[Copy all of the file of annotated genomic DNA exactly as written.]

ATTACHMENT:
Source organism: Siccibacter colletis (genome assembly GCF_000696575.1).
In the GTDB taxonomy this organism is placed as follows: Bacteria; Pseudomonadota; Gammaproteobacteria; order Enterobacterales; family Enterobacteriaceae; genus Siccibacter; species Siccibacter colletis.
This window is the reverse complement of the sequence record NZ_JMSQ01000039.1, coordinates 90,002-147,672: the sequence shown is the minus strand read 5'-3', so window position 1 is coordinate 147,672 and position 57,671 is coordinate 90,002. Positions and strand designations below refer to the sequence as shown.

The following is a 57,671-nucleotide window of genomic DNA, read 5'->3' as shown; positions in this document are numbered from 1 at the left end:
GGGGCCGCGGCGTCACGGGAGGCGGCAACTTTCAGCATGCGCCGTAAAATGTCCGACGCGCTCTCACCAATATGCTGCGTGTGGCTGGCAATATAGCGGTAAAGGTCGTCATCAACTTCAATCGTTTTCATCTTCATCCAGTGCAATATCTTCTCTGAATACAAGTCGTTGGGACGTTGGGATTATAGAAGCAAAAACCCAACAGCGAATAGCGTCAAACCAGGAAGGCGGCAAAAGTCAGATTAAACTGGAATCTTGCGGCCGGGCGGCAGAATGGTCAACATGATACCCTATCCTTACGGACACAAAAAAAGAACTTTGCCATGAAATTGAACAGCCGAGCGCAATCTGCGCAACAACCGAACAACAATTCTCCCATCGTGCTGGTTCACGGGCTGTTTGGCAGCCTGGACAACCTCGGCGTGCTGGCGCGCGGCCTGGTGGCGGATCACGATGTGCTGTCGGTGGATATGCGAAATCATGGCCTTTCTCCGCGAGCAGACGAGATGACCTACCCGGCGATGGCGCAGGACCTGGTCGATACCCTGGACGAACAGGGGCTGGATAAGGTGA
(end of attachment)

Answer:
Source organism: Siccibacter colletis (genome assembly GCF_000696575.1).
In the GTDB taxonomy this organism is placed as follows: Bacteria; Pseudomonadota; Gammaproteobacteria; order Enterobacterales; family Enterobacteriaceae; genus Siccibacter; species Siccibacter colletis.
This window is the reverse complement of the sequence record NZ_JMSQ01000039.1, coordinates 90,002-147,672: the sequence shown is the minus strand read 5'-3', so window position 1 is coordinate 147,672 and position 57,671 is coordinate 90,002. Positions and strand designations below refer to the sequence as shown.

The following is a 57,671-nucleotide window of genomic DNA, read 5'->3' as shown; positions in this document are numbered from 1 at the left end:
GGGGCCGCGGCGTCACGGGAGGCGGCAACTTTCAGCATGCGCCGTAAAATGTCCGACGCGCTCTCACCAATATGCTGCGTGTGGCTGGCAATATAGCGGTAAAGGTCGTCATCAACTTCAATCGTTTTCATCTTCATCCAGTGCAATATCTTCTCTGAATACAAGTCGTTGGGACGTTGGGATTATAGAAGCAAAAACCCAACAGCGAATAGCGTCAAACCAGGAAGGCGGCAAAAGTCAGATTAAACTGGAATCTTGCGGCCGGGCGGCAGAATGGTCAACATGATACCCTATCCTTACGGACACAAAAAAAGAACTTTGCCATGAAATTGAACAGCCGAGCGCAATCTGCGCAACAACCGAACAACAATTCTCCCATCGTGCTGGTTCACGGGCTGTTTGGCAGCCTGGACAACCTCGGCGTGCTGGCGCGCGGCCTGGTGGCGGATCACGATGTGCTGTCGGTGGATATGCGAAATCATGGCCTTTCTCCGCGAGCAGACGAGATGACCTACCCGGCGATGGCGCAGGACCTGGTCGATACCCTGGACGAACAGGGGCTGGATAAGGTGA